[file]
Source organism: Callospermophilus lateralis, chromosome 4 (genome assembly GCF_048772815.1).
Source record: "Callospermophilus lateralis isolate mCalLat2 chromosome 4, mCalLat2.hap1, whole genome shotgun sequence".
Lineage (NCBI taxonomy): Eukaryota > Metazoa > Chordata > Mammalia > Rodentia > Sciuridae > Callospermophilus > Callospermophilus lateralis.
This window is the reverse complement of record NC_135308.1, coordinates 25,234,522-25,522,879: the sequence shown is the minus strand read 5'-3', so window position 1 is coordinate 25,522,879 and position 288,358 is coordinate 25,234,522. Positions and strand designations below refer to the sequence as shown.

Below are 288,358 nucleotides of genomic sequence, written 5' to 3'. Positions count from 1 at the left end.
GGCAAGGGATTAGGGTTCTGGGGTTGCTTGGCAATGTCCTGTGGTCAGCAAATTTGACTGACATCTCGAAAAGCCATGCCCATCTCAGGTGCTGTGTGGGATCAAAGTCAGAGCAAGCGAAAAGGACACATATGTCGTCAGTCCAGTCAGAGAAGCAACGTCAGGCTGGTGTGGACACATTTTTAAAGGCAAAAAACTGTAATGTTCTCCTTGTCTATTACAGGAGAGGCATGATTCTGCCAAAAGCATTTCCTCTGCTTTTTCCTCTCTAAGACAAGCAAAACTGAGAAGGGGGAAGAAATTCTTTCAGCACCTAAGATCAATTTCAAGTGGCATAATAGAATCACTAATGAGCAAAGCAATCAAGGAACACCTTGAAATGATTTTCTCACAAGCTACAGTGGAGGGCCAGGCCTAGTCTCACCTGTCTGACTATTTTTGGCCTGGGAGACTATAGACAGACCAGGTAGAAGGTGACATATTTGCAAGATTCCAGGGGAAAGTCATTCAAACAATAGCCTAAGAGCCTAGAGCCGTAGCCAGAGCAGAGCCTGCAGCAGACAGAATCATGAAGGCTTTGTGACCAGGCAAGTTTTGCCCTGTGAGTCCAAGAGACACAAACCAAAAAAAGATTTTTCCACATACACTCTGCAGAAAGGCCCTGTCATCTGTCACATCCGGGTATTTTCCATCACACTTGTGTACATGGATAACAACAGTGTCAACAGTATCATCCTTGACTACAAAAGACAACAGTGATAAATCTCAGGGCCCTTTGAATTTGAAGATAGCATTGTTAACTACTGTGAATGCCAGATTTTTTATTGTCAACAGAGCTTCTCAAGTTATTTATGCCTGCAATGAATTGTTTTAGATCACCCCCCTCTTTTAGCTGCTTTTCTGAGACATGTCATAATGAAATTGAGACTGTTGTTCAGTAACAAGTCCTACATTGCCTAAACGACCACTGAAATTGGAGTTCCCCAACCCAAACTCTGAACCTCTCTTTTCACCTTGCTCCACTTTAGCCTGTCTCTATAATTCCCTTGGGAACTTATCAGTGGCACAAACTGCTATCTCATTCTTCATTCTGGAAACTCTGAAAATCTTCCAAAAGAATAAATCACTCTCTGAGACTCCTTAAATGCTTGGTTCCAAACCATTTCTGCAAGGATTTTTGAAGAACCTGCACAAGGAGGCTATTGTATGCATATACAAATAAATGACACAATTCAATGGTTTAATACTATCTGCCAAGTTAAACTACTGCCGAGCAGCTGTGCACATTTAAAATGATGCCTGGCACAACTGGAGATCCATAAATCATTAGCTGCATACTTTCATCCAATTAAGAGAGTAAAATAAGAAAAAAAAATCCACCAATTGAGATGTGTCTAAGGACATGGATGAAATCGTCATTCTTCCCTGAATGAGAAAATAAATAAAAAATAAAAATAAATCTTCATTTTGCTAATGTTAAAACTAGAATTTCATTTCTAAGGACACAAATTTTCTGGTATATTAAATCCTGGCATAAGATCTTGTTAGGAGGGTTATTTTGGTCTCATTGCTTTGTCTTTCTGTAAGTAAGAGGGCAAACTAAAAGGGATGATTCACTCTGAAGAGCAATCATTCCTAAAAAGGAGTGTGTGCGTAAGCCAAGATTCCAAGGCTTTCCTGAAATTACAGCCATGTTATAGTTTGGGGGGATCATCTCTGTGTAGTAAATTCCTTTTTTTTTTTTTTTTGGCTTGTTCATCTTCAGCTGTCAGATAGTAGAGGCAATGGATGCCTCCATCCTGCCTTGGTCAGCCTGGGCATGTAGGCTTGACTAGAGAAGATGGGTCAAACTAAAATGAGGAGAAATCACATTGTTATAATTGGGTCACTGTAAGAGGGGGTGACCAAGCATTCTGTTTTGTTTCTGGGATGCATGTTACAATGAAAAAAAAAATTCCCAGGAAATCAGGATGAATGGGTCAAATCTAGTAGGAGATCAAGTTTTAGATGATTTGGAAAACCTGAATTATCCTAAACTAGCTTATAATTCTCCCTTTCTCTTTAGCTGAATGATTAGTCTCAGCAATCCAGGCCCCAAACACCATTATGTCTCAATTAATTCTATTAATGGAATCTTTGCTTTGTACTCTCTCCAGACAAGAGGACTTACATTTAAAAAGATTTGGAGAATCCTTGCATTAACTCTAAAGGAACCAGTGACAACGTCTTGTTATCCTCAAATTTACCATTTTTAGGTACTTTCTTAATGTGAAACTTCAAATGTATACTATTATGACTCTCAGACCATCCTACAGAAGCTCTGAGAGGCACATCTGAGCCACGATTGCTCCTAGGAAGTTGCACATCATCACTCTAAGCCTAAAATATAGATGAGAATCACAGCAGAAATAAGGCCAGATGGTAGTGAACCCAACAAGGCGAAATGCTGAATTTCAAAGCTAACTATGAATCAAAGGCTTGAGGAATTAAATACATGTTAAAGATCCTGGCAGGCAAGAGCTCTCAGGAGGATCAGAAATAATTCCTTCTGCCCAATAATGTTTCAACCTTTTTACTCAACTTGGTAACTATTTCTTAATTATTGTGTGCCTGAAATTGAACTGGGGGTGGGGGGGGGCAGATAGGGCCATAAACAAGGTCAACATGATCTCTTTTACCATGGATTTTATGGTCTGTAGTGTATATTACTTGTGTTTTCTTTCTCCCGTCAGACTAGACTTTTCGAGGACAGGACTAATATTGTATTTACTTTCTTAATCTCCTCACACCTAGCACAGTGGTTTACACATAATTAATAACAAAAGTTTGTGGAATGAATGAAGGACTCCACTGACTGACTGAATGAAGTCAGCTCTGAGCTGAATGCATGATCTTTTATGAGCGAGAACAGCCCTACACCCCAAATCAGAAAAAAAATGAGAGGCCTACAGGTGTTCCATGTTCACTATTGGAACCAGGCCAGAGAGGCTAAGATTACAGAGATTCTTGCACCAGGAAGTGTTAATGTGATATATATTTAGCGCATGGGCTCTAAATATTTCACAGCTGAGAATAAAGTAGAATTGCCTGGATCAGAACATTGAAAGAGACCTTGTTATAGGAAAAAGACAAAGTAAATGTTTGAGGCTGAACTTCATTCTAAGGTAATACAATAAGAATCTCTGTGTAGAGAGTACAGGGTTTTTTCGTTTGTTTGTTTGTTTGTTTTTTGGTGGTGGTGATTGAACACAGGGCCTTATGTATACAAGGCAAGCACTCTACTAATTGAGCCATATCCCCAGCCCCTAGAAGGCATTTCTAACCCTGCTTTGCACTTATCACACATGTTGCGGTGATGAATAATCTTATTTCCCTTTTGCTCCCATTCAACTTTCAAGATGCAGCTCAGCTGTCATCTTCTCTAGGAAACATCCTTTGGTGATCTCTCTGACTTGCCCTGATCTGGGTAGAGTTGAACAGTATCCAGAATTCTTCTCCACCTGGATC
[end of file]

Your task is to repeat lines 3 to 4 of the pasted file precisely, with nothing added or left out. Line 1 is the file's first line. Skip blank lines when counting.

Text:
Lineage (NCBI taxonomy): Eukaryota > Metazoa > Chordata > Mammalia > Rodentia > Sciuridae > Callospermophilus > Callospermophilus lateralis.
This window is the reverse complement of record NC_135308.1, coordinates 25,234,522-25,522,879: the sequence shown is the minus strand read 5'-3', so window position 1 is coordinate 25,522,879 and position 288,358 is coordinate 25,234,522. Positions and strand designations below refer to the sequence as shown.